When student Taylor Hendricks runs through the song and dance number “Accident Waiting to Happen” for the upcoming spring musical, the show calls for it to be done while wearing a pair of roller skates.
“Break a leg” seems to be a poor choice of words.
Rather, it is more appropriate to reference another cliché from the theater world: the show must go on.
“Any initiative that we push, it’s going to be hard at first and [we] will take that spearhead up… and the students will get on board. They get on board every time,” said Theater and Performing Arts Department Coordinator Titian Lish.
The upcoming student production of “The Drowsy Chaperone,” set for Mar. 8 to 17 at the Mertes Center for the Arts at Las Positas College, exemplifies a revisionist mindset.
On its surface, the Tony Award winning musical is a decidedly old-fashioned throwback to the optimistic styling of 1920s broad comedy. Yet this outward farce conceals a postmodern sensibility and narrative structure.
Looking to also apply a progressive lens to past conventions, the LPC Theater Department is remixing their own resources in service of expanding the breadth of the theater program.
This is most outwardly represented by the dynamic of the old guard working in unison with the ambition of the new wave.
Ken Ross, former LPC Theater department head and now part-time instructor, said, “I’m able to share my knowledge and my leadership. I’m able to share that with students of a different generation. Especially given the fact that musical theater has been such an important, joyous part of my life.”
Two years ago, Ross suggested the multi-Tony Award winning show for Lish’s consideration.
“It feels like a classical musical, but it has the comedy of a modern musical,” Lish says, “Which is difficult from a style standpoint.”
The musical scaffolds a show-within-a-show premise, where the nameless lead role, Man in Chair performed by Kyle Burgess, plays a vinyl LP soundtrack in his home. As the record spins on a turntable, characters from the recording enter from hidden compartments and materialize out of appliances.
For Ross, a key component of the musical is its abundance of equally weighed roles.
“It gives 13 students a chance to shine,” Ross says, “To have their moment, as opposed to many musicals that have maybe four or five leads and an ensemble. This, in effect, has 13 leads.”
But for Lish, the challenge posed by the stage design was an equal draw.
“It presented us some unique challenges from a design concept to create something from scratch with our students that has complexity to the build,” she said.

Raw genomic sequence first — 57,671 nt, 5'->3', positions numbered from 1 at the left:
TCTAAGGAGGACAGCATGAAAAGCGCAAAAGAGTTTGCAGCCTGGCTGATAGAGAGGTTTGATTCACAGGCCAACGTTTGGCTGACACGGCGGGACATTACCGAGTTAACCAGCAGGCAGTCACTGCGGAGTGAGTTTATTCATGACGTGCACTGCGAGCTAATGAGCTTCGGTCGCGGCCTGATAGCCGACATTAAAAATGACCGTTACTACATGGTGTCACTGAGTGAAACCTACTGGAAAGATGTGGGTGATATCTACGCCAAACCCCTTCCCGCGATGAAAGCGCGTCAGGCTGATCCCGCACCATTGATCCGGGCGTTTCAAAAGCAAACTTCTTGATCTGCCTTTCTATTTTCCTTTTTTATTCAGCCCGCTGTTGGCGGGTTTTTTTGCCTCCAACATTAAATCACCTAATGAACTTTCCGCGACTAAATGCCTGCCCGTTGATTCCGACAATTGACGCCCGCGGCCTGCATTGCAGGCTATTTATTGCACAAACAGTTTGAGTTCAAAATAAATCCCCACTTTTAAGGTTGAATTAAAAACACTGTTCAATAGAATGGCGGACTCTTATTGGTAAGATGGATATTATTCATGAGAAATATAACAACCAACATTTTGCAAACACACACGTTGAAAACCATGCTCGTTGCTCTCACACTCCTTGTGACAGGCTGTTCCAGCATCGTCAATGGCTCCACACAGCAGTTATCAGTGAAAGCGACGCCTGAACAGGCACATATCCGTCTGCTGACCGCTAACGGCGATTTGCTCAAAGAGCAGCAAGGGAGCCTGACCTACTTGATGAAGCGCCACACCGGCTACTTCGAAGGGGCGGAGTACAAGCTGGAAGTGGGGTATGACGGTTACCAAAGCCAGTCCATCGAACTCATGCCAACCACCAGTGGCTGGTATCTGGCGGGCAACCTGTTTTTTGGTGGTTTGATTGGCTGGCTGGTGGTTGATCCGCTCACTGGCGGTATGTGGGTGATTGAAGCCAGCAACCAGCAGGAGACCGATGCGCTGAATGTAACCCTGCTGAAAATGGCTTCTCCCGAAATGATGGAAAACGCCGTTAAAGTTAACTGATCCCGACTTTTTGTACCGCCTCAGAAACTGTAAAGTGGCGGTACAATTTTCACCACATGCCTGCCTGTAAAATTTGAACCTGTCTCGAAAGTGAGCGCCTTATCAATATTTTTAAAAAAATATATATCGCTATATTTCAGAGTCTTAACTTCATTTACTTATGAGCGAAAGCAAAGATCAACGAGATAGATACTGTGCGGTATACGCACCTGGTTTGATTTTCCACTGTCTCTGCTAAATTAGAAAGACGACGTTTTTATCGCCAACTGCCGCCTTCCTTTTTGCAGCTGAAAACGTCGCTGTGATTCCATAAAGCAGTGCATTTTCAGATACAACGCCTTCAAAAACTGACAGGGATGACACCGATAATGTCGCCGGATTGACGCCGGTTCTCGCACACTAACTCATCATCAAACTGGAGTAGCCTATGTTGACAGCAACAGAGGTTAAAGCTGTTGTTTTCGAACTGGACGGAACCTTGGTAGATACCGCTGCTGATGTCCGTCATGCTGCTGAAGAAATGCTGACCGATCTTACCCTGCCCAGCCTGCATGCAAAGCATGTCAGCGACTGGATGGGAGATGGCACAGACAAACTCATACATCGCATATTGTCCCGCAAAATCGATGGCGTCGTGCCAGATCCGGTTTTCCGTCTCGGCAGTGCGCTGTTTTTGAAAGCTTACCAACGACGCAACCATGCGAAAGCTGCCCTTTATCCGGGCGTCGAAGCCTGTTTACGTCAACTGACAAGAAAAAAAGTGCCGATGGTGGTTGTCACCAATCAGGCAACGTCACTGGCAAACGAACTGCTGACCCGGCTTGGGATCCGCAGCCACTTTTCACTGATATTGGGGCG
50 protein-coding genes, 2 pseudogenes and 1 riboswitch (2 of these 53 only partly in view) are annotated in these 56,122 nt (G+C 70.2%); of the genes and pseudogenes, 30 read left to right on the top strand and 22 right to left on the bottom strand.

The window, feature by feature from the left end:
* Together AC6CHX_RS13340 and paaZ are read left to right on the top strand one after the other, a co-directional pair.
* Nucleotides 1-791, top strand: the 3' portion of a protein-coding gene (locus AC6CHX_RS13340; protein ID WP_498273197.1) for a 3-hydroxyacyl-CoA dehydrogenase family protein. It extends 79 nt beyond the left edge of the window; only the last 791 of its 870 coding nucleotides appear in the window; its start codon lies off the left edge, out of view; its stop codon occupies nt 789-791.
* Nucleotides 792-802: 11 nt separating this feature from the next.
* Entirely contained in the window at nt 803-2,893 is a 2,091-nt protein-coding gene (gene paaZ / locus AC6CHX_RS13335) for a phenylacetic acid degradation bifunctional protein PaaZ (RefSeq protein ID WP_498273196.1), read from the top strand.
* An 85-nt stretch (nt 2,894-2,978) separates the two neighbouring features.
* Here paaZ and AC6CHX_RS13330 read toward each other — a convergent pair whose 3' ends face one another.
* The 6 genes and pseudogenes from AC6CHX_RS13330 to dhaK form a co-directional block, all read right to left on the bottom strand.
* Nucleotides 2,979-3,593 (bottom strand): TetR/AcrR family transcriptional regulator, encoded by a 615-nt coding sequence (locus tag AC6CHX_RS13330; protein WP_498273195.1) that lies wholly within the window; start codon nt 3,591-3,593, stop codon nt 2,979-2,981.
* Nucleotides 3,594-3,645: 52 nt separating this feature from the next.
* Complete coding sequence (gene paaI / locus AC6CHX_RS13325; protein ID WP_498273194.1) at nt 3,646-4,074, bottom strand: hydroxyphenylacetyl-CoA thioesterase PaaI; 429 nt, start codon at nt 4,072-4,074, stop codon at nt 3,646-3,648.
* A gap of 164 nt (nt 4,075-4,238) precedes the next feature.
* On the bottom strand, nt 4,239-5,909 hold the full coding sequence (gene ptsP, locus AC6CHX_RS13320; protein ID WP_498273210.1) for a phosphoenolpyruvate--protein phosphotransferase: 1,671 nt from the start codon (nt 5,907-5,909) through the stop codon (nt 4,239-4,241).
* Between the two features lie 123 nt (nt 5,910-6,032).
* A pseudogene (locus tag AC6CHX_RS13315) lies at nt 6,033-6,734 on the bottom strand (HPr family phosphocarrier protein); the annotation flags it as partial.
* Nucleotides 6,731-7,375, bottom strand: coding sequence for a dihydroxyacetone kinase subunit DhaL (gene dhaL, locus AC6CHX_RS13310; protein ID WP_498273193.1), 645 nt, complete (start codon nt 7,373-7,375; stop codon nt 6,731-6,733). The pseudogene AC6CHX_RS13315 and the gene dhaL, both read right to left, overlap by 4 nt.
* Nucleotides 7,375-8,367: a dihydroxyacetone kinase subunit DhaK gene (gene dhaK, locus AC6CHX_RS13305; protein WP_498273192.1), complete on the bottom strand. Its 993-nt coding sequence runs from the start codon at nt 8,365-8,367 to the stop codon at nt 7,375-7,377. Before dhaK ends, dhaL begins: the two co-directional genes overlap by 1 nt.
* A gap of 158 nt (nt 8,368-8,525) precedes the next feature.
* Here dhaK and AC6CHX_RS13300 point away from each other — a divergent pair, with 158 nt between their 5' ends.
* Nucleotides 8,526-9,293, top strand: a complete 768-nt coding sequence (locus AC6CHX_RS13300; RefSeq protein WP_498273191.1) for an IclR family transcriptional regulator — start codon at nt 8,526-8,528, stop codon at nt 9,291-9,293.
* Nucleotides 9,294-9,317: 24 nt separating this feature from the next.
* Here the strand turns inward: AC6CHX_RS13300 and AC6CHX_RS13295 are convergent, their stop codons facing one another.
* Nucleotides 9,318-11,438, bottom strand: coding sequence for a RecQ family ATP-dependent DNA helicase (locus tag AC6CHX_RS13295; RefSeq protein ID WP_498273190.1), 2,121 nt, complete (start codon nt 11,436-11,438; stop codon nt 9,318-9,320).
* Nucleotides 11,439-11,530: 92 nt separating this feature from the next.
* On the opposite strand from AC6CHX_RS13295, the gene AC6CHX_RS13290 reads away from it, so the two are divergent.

This ambition is attributable to the increasing scope of the theater program.
It began with the opening of the 54,000-square-foot Barbara Mertes Center of the Arts in 2008, and more recently incorporated a 24-unit Career Technical Education (CTE) program in Technical Theater.
“(The) program is really big for a new technical theater program,” Lish said, “I think that is because we’re doing a lot of really unique productions that focus on different skill sets every time.”
A current student enrolled in the CTE program happens to be Burgess, the lead actor of the show, who is planning for life after this production.
“I want to design lighting for theater. I want to work in a theater,” Burgess said.
Musical Theater Workshop is offered every fall semester and acts as a feeder into the following spring musical. Aaron Young, a first-time stage manager with “The Drowsy Chaperone,” was enrolled in the workshop this past fall.
Young said, “I haven’t done too much professional (work), that’s why I’m here. But they treat it very professionally. The school’s goal is to replicate it in order to get you prepared.”
As students plan for the future, so does the LPC Theater Program.
“We do have a very big next step in the program,” Lish said, “But it’s still in the planning phases. [In] two years we’ll be able to launch a program that is both complimentary to what we have, but also very radically different than what we have.”
As with the “The Drowsy Chaperone,” by honoring the legacy of the past while also applying it toward present day advancement, it is the fusion of these two states that hints at the future.
“Our hope is that in two years (we’ll) offer a more comprehensive and focused and specific training program for actors in the area,” Lish said, “Our hope is that it’s a conservatory. There isn’t one in Northern California. And I think I’ll take that.”
In the meantime though, the show must go on.